Compare Fixed Rate Mortgages
Fixed rate mortgages can be a good option for home buyers who want the safety of knowing that their repayments will remain steady for a period of time. Compare the latest interest rates, fees and other important features of fixed rate mortgages in the table below.
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What is a fixed-rate mortgage?
A fixed-rate mortgage provides a way for you to fix your mortgage rate for a set period of time. This might be for anywhere between one and 40 years, although two-, five- and 10-year fixed-term mortgage deals tend to be the most widely available.
The fixed-rate term you choose is the length of time during which your monthly mortgage repayments will remain unchanged.
» COMPARE: Five-year fixed rate mortgages
What are the benefits of fixed-rate mortgages?
Fixed-rate mortgages offer borrowers security and peace of mind. With a fixed-rate mortgage, you will know exactly how much you’ll be paying for the length of your mortgage deal. This means you can budget accordingly and you will be protected from potential interest rate rises.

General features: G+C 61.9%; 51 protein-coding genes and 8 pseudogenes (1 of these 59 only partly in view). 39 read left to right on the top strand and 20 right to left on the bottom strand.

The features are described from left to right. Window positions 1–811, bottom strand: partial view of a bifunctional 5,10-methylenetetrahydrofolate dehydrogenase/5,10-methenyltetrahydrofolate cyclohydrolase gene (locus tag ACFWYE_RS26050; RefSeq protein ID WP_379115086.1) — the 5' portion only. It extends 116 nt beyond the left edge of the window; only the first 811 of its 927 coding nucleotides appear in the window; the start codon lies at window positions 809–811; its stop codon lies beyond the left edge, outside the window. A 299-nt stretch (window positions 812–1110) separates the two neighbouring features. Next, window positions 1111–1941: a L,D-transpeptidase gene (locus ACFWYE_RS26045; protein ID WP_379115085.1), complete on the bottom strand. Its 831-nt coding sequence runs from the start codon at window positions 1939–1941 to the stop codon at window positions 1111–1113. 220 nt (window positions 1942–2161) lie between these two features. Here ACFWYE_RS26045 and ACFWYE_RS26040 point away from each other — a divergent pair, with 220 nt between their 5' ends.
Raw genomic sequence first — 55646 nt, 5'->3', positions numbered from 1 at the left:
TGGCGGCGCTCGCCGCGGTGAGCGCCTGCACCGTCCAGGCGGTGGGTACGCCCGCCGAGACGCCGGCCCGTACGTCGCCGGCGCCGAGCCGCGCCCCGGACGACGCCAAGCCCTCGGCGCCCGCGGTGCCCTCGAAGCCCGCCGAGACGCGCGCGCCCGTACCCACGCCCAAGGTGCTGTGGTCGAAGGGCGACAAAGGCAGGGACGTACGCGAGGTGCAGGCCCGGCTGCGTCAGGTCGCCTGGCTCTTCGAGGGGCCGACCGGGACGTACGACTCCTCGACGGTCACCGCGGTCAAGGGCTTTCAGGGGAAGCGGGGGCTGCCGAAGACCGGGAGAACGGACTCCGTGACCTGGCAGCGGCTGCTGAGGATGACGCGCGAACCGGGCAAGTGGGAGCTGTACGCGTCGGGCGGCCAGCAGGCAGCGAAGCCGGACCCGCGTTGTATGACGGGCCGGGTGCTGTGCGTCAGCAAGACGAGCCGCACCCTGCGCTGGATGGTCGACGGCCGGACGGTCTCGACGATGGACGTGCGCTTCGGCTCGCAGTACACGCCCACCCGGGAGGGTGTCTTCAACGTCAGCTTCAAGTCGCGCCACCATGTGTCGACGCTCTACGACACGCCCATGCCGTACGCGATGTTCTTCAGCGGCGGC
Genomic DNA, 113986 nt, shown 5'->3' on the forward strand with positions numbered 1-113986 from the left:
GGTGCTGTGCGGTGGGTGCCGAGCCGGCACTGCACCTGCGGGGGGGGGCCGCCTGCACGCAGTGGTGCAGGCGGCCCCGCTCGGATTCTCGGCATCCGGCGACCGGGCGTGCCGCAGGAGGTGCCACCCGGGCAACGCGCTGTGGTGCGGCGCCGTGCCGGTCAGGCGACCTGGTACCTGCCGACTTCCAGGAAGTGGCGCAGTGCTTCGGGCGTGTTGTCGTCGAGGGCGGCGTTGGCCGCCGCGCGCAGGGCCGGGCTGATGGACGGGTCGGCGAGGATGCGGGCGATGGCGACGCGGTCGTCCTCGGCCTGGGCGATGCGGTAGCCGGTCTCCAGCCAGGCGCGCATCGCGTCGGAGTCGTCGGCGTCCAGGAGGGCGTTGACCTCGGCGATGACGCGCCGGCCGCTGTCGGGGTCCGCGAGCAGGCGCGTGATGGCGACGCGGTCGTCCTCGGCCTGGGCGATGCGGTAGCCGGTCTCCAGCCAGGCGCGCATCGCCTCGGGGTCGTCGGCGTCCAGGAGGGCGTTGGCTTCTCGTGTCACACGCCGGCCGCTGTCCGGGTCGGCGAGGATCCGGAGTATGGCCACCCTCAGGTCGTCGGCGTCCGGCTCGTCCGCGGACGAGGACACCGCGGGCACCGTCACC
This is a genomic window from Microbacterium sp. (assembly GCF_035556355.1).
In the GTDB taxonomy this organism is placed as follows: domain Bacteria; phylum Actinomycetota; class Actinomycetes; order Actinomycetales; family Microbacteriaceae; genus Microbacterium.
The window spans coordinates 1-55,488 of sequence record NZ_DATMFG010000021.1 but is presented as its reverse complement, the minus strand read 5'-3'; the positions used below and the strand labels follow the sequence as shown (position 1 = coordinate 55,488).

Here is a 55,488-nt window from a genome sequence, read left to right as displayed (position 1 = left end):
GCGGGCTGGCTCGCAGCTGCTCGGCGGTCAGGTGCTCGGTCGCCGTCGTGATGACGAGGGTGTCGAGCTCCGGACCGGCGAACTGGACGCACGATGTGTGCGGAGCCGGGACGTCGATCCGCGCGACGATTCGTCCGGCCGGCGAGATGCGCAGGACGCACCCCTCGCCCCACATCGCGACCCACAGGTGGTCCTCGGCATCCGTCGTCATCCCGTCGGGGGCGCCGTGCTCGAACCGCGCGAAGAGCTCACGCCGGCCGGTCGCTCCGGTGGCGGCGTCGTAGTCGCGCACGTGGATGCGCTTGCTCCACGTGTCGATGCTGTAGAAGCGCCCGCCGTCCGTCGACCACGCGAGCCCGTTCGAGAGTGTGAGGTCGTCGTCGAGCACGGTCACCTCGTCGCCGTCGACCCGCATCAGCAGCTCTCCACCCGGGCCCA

What are the downsides to a fixed-rate mortgage?
The biggest downside of a fixed-rate mortgage is that if interest rates were to fall, you would not feel the benefit through a decrease in your mortgage repayments. Traditionally, fixed-rate mortgages have also tended to have slightly higher interest rates than variable rate mortgages. However, to be sure you might want to compare both types of mortgage during your search.
» COMPARE: Variable rate mortgages
Is a fixed-rate mortgage better than a variable rate mortgage?
The answer to this will usually depend on your personal situation and how much risk you’re prepared to take on in relation to interest rates.
A fixed-rate mortgage will usually be preferable if you are risk-averse and want to rule out the possibility of your mortgage payments rising during the fixed-rate period.
Alternatively, a variable rate mortgage may be worth considering if it offers a lower mortgage rate and your finances could comfortably absorb any future rate rise.